Birmingham-based clean-air advocate Gasp and the Southern Environmental Law Center have announced “significant improvements” to a consent decree to address ABC Coke’s illegal emissions of benzene and its effects on communities around northeast Birmingham and Tarrant.
SELC intervened on behalf of Gasp in January 2020 to protest requirements set out by the consent decree agreed to by the Jefferson County Board of Health and the U.S. Environmental Protection Agency with the Drummond Company – which owns ABC Coke. SELC made the case that the requirements were inadequate to address ongoing violations and control of pollution from benzene, a known carcinogen.
The groups found the consent decree problematic because its requirements would have ended in three years. The initial consent decree didn’t include any public reporting requirements, and none of the penalty money was allocated to the community.
The Drummond Company will now be required to follow a leak detection and repair program for the rest of the plant’s existence. This program will ensure that the plant catches benzene leaks and increases the frequency of monitoring.
The program also provides an annual leak detection training course for plant personnel and requires maintaining an electronic database of all leaks and the company’s monitoring schedule.
According to the final settlement agreement, the Jefferson County Department of Health also is required to allocate its share of the civil penalty imposed for violations, which is $387,500, to a fund to be administered by the Community Foundation. The Community Foundation will award grants for projects benefiting the public health of communities near the ABC Coke plant, and residents of Tarrant and northeast Birmingham will be added to an advisory committee to direct how funding is allocated.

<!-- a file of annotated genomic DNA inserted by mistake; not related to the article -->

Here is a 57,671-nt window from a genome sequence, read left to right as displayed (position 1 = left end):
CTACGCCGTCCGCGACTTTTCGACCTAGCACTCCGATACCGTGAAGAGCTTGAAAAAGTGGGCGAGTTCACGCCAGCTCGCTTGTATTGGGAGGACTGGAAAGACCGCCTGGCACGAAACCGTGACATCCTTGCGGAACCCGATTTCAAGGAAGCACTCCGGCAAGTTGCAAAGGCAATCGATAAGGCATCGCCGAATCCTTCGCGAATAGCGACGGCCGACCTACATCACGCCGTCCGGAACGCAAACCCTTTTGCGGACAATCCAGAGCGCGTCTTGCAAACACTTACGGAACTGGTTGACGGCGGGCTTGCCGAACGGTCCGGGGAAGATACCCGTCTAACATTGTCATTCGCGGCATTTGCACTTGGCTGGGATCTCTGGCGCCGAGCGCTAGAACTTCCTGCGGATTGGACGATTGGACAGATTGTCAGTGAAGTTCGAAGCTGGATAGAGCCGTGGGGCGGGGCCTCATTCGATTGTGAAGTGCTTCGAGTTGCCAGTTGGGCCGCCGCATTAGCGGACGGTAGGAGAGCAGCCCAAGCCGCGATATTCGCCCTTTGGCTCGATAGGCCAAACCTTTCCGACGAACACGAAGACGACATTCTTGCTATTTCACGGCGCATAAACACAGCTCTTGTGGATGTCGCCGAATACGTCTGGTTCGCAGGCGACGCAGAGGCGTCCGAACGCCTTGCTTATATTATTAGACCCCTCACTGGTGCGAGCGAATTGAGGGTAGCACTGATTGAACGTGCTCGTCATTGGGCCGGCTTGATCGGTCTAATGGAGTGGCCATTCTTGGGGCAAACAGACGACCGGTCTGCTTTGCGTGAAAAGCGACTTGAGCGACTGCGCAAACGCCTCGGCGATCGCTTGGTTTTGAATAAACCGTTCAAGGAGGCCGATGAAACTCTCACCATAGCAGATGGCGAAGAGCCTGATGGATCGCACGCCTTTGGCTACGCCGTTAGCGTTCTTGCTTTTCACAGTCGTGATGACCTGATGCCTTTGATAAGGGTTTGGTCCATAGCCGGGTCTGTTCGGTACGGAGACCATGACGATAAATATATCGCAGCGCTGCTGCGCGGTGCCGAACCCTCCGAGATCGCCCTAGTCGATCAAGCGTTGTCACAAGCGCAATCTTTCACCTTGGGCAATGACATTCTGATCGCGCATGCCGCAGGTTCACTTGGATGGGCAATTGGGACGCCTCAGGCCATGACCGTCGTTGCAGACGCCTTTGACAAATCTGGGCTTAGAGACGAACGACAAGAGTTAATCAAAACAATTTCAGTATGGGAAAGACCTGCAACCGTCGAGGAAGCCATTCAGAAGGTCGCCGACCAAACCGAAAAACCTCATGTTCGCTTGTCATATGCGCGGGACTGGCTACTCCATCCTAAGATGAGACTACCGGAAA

According to a release from Gasp and SELC, the agreement ensures greater transparency by requiring the JCDH to upload all formal reports related to ABC Coke to its website, as well as all files regarding other permitted industrial facilities and sources throughout Jefferson County, within nine months of entry into the agreement.
“This is a welcomed, long overdue development that will hopefully bring ABC Coke’s operations and reporting into modern times,” said Keisha Brown, a resident of Harriman Park. “While there will never be a penalty high enough to right the wrongs our communities have endured, ABC Coke’s new requirements puts our health and wellbeing first, and you can’t put a price on people’s health.”
“This is a much better outcome than expected — knowing that the settlement provides accountability with a better monitoring system in place, and good initiatives for nonprofits to benefit our communities provides some peace of mind,” said Gabriel Mendez-Frances, a resident of Tarrant. “I am hopeful that these actions mark the very beginnings of the reconciliation process that our neighborhoods have truly needed and deserved for so long.”
“It is critical that the voices of the families and workers who have been breathing ABC Coke’s toxic and illegal pollution for a decade are finally represented,” said Gasp Executive Director Michael Hansen. “The settlement agreement represents positive steps toward addressing this legacy of pollution with permanent solutions, and we remain committed to ensuring that the plant is held accountable for any future violations.”
“This settlement agreement attempts to end ABC Coke’s long history of violations by creating essential checks and balances,” said SELC senior attorney Sarah Stokes. “ABC Coke’s rigorous monitoring and reporting requirements, as well as the Jefferson County Department of Health’s commitment to put all facilities’ files on a public database, will provide significantly more transparency for communities and the ability to quickly identify any violations going forward.”